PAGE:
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called "2.3-series" during the development.
So, this version should be regarded as an early prototype;
if you need a stable version, please use the latest one
from the 2.2-series (currently 2.2.2).

Original "README" follows:

author: Lauri Leukkunen <>
date:   2008-10-20
(minor updates by Lauri T. Aarnio, 2011-03-29)


All files are licensed under GNU LGPL version 2.1 unless specifically 
stated otherwise in the file itself.


This is no longer only development code, it is expected to work.
If it doesn't, please report bugs to the scratchbox development
mailing list (


You need git to work with sbox2, get it from

Clone the scratchbox 2 repository:
$ git clone git://
or if behind a corporate firewall, use http:
$ git clone

(the old git repository at is not used anymore)

For x86_64 hosts Scratchbox 2 automatically builds both i386
and x86_64 versions of, for this reason you need
to have the necessary 32bit support libs available (libc6-dev-i386,
lib32gcc1 & co. on debian).

There are two ways to build and install SB2:

1) for Debian (and derivatives, including Ubuntu):

	$ cd scratchbox2
	$ dpkg-buildpackage -rfakeroot
	$ cd ..
	$ sudo dpkg -i libsb2*deb scratchbox2*deb

2) for non-debian systems:

	$ cd scratchbox2
	$ ./
	$ make install prefix=$HOME/sb2

	(Perhaps adding $HOME/sb2/bin to your PATH is also a good idea, put
	"export PATH=$PATH:$HOME/sb2/bin")

You need Qemu for cpu-transparency. As of 2009-03, qemu-0.10.1 seems to work
pretty well. 

Latest Qemu can be retrieved with: 

$ git clone git://
$ cd qemu
$ ./configure --prefix=$HOME/sb2 --target-list=arm-linux-user
$ make && make install

If you're targeting ARM you can get a good toolchain from CodeSourcery:

Notice! Old Scratchbox 1 toolchains don't work with SB2.

To use sb2 you need to get a rootfs for your target and put it into
some useful directory, alternatively you can copy the necessary files
into right places from your toolchain. The essential thing is that
sb2 needs FHS compliant target directory structure to work.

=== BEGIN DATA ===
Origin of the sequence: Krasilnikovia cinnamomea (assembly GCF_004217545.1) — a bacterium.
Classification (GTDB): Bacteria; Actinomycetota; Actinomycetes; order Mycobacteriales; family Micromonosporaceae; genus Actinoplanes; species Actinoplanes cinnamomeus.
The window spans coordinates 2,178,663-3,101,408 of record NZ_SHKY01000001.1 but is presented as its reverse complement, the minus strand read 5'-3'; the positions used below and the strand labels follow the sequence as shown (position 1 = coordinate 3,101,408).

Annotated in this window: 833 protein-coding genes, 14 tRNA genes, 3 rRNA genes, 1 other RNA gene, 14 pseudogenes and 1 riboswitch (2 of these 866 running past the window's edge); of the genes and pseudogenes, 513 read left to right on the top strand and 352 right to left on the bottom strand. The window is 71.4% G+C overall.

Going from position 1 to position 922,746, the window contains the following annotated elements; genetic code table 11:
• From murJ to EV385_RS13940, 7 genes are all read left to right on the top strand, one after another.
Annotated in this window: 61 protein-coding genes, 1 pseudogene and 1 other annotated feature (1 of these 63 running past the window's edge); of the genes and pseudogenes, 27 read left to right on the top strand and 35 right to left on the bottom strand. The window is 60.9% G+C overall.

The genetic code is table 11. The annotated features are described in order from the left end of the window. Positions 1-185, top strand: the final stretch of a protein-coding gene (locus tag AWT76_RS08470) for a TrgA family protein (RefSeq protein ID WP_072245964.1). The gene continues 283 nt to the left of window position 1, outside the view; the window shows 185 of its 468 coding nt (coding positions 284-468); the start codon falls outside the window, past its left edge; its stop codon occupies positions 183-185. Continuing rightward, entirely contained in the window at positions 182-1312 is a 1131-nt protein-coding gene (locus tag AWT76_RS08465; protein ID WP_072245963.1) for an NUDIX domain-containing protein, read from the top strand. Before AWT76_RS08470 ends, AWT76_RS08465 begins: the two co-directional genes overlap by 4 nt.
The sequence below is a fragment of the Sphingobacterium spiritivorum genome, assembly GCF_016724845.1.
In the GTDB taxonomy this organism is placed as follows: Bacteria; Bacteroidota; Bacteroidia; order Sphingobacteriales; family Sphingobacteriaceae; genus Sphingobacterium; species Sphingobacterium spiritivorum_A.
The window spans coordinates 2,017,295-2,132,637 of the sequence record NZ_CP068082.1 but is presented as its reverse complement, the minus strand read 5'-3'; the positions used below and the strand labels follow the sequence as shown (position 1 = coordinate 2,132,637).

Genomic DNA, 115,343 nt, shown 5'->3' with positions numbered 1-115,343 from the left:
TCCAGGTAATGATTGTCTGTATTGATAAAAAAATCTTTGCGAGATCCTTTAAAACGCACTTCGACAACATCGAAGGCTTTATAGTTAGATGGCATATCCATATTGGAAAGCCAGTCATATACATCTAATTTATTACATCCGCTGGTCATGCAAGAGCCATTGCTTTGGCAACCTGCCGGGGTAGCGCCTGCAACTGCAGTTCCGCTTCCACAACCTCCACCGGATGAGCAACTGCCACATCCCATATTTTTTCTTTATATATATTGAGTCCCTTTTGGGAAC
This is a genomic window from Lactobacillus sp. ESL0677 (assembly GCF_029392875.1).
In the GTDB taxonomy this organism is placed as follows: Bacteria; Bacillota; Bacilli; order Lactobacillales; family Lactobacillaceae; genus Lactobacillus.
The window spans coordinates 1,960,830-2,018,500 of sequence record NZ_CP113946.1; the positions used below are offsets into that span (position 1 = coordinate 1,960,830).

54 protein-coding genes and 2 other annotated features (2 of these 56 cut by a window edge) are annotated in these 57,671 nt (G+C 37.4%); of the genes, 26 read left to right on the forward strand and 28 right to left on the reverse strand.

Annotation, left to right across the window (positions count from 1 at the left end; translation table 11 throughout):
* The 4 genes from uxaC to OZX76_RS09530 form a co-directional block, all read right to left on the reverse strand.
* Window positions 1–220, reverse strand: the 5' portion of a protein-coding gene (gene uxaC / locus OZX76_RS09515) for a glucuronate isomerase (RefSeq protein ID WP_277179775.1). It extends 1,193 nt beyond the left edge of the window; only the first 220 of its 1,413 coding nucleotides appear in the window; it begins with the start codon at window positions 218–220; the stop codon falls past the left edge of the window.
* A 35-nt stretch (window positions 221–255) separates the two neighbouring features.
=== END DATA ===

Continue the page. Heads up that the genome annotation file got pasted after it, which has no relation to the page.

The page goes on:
From a codesourcery toolchain, you can find the "seed" target rootfs contents
from arm-2008q3/arm-none-linux-gnueabi/libc, simply copy that to the buildroot.

To complete sb2 target setup:

$ mkdir $HOME/buildroot
$ cd $HOME/buildroot
$ cp -a $HOME/arm-2008q3/arm-none-linux-gnueabi/libc/{lib,etc,usr} .
$ sb2-init my_target arm-none-linux-gnueabi-gcc

That will automatically generate a working target config for the compiler
given on the command line and run sb2-build-libtool script to get you a
nice working libtool for your compiler. If the sb2-build-libtool part
fails for some reason (incorrect http proxy or something similar), you
can always run it manually later.

At this point you can simply run sb2:

$ sb2

sb2-init made this target your default if you had no prior sb2 targets
configured. To change the default use sb2-config -d your_target.

After that you can run sb2 easily from anywhere and it'll just do its magic.
Continuing the above examples, here's how to compile and run a simple
hello-world program:

$ sb2 gcc -o hello hello.c
$ sb2 ./hello
Hello, World!


The Maemo SDK+ project at provides
everything you need to develop for Maemo using SB2.


Sometimes everything does not work as expected, so it is good to know
how to locate problems (typically problems are related to misconfigured
mapping rules). Scratchbox 2 can produce extensive logs about all
operations, but it does not do so by default. So the first step is
to enable logging: Use the "-d" or "-L <level>" options of "sb2".

For example,

$ sb2 -L info dpkg-buildpackage -rfakeroot -d

will produce a log of most important actions that were performed by
"dpkg-buildpackage" and all subprocesses started by it. The log will
be created under ~/sb2_logs/ (The above command will also print out the
exact name and location of the logfile.)

The produced logfile can be quite huge, especially when using the higher
logging levels. A logfile analyzer script, sb2-logz, can be used to extract
essentials like error and warning messages and path mapping actions from
the logged information; log level 'info' in enough for anything that
sb2-logz needs. Higher logging levels ('debug', etc) are mostly useful
only for developers of scratchbox 2.

Another useful helper tool is "sb2-show", an utility which can be used to 
test path and command mapping rules while scratchbox 2 is active.

For example,

$ sb2-show path /etc/apt

$ sb2-show -b apt-get path /etc/apt

will show how the /etc/apt database has been mapped. The latter command
uses "apt-get" as the name of the calling program (the results may
be different depending on mapping mode, name of the calling program, etc)

sb2-show can also be used to see how parameters to certain processes will
be modified:

$ sb2-show exec gcc foo.c

shows which "gcc" would be started inside the sb2 session, together with
the actual, possibly modified, arguments. The result depends on how sb2 
was configured (see notes about sb2-init above)


1. Dmalloc is utterly and completely incompatible with Scratchbox 2.
2. Performance is not as good as it could be.
3. Memory leaks exist, but they have not posed significant problems
   so far.

That's all folks, enjoy!


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